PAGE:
Patrick Brennan reports some troubling news, as if it could get any more bizarre:
The Los Angeles Times expresses confusion, as we all should, about what the heck is going on in the Archdiocese of Los Angeles. Three months ago, Archbishop Gomez relieved his predecessor, Roger Cardinal Mahony, of "public duties" in the Archdiocese, including, according to a spokesman for the Archdiocese at the time of Archbishop Gomez's announcement, celebrating the sacrament of confirmation. At the moment, however, the Cardinal is traveling around the Archdiocese celebrating that sacrament "every week" (his own words) and telling those who question him about it to "go home now" (his words). Meanwhile, Archbishop Gomez refuses to comment.
Cardinal Mahony's mishandling of his clergy's abuse of children boggles the mind and saddens the heart. A decade after Cardinal Law was pressured into resigning for his own mishandling of such abuse, Mahony continued the mishandling right up until he submitted his resignation as required at the age of 75, and his successor, who surely knew much or all of what Mahony had done to hide the abuse, distanced himself and the Archdiocese from Mahony only when files Mahony had endlessly litigated to keep secret became public. Two years Archbishop Gomez waited, and when at last he relieved Mahony of his "public duties," he did so only for purposes of a phony publicity stunt, it would now seem.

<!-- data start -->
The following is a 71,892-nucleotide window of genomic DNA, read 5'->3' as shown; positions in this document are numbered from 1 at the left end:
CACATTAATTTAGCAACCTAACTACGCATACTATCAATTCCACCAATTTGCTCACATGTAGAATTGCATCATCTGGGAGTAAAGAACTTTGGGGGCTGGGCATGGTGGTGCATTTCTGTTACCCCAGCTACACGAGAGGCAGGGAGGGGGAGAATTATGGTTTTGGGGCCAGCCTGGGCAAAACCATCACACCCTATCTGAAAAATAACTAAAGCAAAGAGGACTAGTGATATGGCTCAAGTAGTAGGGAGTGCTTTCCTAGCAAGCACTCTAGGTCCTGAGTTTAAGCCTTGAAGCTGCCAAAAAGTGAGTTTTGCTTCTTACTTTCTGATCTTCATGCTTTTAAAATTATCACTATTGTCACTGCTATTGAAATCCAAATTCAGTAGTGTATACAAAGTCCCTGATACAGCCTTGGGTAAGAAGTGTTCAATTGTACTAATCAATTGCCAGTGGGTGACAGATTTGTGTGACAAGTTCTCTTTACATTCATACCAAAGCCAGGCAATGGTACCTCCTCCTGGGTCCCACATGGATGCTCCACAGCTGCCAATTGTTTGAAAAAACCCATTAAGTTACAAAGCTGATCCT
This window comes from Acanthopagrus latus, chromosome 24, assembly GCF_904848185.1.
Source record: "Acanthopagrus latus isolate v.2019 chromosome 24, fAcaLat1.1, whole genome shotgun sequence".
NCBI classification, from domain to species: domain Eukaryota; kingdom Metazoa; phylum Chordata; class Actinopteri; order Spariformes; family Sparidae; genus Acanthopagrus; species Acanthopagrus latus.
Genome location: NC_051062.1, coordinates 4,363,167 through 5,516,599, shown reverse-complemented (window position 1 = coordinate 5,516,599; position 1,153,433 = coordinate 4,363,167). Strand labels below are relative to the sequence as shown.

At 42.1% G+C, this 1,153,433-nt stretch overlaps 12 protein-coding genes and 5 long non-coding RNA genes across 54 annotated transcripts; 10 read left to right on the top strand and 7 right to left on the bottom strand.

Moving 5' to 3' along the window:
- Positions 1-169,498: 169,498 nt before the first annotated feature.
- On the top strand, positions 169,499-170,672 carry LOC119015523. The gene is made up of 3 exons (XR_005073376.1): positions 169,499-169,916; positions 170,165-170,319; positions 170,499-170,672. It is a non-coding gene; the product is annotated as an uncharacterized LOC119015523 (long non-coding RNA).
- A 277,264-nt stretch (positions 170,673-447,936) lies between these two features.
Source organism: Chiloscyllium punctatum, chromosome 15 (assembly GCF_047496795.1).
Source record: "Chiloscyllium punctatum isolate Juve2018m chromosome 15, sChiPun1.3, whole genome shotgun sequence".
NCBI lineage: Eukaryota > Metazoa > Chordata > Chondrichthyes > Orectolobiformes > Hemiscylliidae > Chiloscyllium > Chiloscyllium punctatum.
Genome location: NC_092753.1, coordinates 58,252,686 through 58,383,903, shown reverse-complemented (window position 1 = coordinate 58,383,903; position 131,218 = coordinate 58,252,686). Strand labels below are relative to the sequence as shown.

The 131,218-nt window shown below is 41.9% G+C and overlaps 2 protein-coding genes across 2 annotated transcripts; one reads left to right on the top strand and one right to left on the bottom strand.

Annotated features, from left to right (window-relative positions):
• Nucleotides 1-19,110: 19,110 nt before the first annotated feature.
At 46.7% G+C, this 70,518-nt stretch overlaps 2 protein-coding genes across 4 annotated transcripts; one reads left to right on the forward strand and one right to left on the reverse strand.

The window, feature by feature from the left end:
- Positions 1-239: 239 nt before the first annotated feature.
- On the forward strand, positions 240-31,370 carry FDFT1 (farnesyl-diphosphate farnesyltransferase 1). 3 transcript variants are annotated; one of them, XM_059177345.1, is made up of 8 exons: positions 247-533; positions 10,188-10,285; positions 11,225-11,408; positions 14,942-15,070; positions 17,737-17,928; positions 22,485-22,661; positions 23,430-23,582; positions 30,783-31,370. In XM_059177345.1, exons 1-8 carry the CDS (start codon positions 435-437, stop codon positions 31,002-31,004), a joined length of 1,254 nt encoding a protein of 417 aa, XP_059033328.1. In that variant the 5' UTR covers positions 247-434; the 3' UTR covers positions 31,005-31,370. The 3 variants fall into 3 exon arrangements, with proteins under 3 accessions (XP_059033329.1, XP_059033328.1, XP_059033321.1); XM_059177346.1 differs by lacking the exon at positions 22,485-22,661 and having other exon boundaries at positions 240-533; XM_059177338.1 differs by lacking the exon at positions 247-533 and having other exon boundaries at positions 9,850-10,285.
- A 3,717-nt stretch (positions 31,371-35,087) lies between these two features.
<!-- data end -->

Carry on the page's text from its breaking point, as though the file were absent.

Only the Pope can discipline a Cardinal, but Archbishop Gomez has jurisdiction over the confirmation schedule in his own Archdiocese. We can hope that Pope Francis will ground Cardinal Mahony and turn off his self-serving blog. We can also hope that Archbishop Gomez will do right by the faithful of his Archdiocese and *in fact* relieve Cardinal Mahony of his public duties in the Archdiocese. Members of the hierarchy need to stop scandalizing the faithful. Enough already. It is Cardinal Mahony who should "go home now." If Pope Francis seeks to "rebuild" the Church, Cardinal Mahony's public presence is only impeding that all-important work. Public penance for the Cardinal would be a help to that work on which turns, after all, the salvation of souls. Archbishop Gomez's integrity is on the line here as well, and the jury -- including in the form of the LA Times -- is observing the evidence as it pours in.